Kicking It – Do you believe?
Last updated 11/4/2021 at 1:57pm
Special to The Village News
It’s hard to recall when it started, but now that I think about it, this has been going on for more than three decades. Sometimes it’s so vague, I forget to even think about it, believing instead that my coordination is slipping. But, not really. It’s him.
I have never believed in ghosts, ghouls, spirits, or things that “go bump in the night.” Yet, there is a certain energy in my aura, I know this sounds hokey, I can’t believe I am saying it out loud.
But, the fact of the matter is, after returning from a visit to a remote Alaskan village, I must acknowledge there is an energy that follows me around.
Not quite a halo, understand, but some kind of energy field is always around me. Over the years, this mysterious vibe has amplified allowing for more multifaceted activities.
I know this sounds crazy – but– in the past, we, my girlfriend and I, would ask Bert, her deceased husband, to find us an up-close parking spot It happened so frequently, we were convinced Bert was the key to finding us the best up-close spot near the mall entrance. Naturally, we expected him to get us a space each time we went out.
It wasn’t until after Sharmayne died, I understood that I didn’t need Bert any longer, I had my own parking guru. All I do is say out loud, “Darling, find me a parking space please” and more often than not, I get one.
It isn’t a perfect system though. From time to time, my designated-vacated space is overtaken by another car. I know. It just seems rude. And yet, not once has that lucky driver ever acknowledged me after sliding into my spot.
Over the years these paranormal activities continue to become more complex. In the early days, I’d have something knocked out of my hand or a pencil would roll to the floor just out of my grasp.
Now, it happens too frequently to ignore. You know when you pick something up and something else drops? Like keys and sunglasses intermittently? I’ll pick one of them up, only to have the other knocked from my hand. And that’s when I know some somebody is having a chuckle at my expense.
As it happens, twice I’ve been protected from a collision. Once, while tooling though town adjusting the volume on the car radio only to look up in time to brake before ramming into another car. The other time, a driver turned right in front of me when I was woolgathering. But both times, I felt a tug alerting me to look up in the nick of time to brake and avoid a crash. It was odd because both times I looked up at exactly the right instant to brake.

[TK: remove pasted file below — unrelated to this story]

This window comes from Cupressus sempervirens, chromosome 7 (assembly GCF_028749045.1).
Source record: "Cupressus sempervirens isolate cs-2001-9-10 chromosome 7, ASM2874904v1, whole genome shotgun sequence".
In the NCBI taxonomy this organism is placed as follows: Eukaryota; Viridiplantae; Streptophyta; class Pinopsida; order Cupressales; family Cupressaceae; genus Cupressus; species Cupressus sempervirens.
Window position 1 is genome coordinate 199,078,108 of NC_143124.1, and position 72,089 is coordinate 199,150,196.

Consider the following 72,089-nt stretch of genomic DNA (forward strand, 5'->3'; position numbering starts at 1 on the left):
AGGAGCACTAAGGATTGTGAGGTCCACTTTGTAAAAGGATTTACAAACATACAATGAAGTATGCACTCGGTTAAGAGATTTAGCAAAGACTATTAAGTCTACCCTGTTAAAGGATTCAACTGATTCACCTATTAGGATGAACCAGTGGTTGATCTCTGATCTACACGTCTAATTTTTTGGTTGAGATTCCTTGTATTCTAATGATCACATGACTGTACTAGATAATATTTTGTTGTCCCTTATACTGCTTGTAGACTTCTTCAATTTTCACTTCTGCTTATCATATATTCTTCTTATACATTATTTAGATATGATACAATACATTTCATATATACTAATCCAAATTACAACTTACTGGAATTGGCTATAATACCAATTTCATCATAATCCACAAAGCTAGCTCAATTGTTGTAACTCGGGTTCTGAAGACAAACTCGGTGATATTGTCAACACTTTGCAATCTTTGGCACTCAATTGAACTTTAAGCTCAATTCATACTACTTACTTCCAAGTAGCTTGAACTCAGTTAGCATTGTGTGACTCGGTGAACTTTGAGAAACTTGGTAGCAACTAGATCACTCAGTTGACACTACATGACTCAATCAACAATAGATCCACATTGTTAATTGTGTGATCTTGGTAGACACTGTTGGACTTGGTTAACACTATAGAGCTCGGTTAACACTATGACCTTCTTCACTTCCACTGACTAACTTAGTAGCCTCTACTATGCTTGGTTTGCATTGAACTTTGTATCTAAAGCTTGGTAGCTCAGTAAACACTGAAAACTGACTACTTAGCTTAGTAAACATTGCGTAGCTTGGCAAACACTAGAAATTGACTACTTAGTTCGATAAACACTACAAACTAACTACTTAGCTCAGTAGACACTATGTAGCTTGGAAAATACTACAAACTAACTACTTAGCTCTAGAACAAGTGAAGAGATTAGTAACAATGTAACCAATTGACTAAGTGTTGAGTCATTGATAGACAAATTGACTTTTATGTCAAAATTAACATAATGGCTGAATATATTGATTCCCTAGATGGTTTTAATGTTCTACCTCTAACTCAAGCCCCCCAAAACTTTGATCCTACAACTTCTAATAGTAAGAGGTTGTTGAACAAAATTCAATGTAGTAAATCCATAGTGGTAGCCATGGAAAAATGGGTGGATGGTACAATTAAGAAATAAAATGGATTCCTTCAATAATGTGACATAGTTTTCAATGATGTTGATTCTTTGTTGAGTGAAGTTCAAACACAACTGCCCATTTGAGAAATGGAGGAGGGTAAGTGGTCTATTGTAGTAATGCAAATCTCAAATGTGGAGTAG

For no particular reason, kinda like – just because – thinking what can it hurt, I always ask for a safe journey whether on the road or each time I board an airliner.
Here’s another thing. As recently as a few weeks ago, I discovered I was not the only one subjected to the antics of my special nimbus.
My daughter is troubled as well. While recently sitting at her kitchen table, in a remote Alaskan village, I watched her open a storage container, remove the lid, take out some almonds and before she could replace the lid, it (the lid) had disappeared. The lid vanished.
That’s when we both said, “Michael, give it back.” Her brother Michael died in a one-man car crash on Friday, April 5, 1997, five years to the date after my friend’s husband Bert died of a heart attack.
Now you must know, my daughter and I believe whole-heartedly that Michael is our prankster. It just makes sense. Even in the afterlife, Michael is still having fun at our expense.
The thing is, he has always been full of mischief. I refrain from saying he is full of the “devil” because he isn’t mean in any sense of the word. He’s just playing with us. Even though he can be a nuisance.
As it stands for now, not only is his sister's storage container lid still missing, but his (Michael’s) daughter has been messed with too. When Michael died, he left a 3-year-old daughter. Now, twenty-five years later, this wonderful young woman is the new mother of twin boys.
Weeks before their arrival, she called to give me an update. Catching up on family gossip, I shared with her tales of her father’s after-life antics performed in Alaska.
She then told me how she’d been housebound for three days because her keyring with car and house keys was lost. She’d looked high and low. But wasn’t having any luck.
That’s when I told her to say, “Dad, give me back my keys.”
She said it out loud and in her very next breath, she shouted, “I found them!”
Even though she had searched and searched for days, ripping up sofa cushions, looking in between the car seats, up, down and all throughout her house, they were discovered right next to her hand.
Since we are Catholic, we believe he, Michael, should be spending his time in purgatory completing good deeds. Once this is accomplished, he can ascend into heaven.
No. Not him. Instead, he is just being Michael. He’d rather hang around and mess with us.
At this rate, Michael will remain in purgatory throughout eternity. Or at least, until I get there. But then, again, maybe that was his plan all along.
Elizabeth Youngman-Westphal can be reached at [email protected]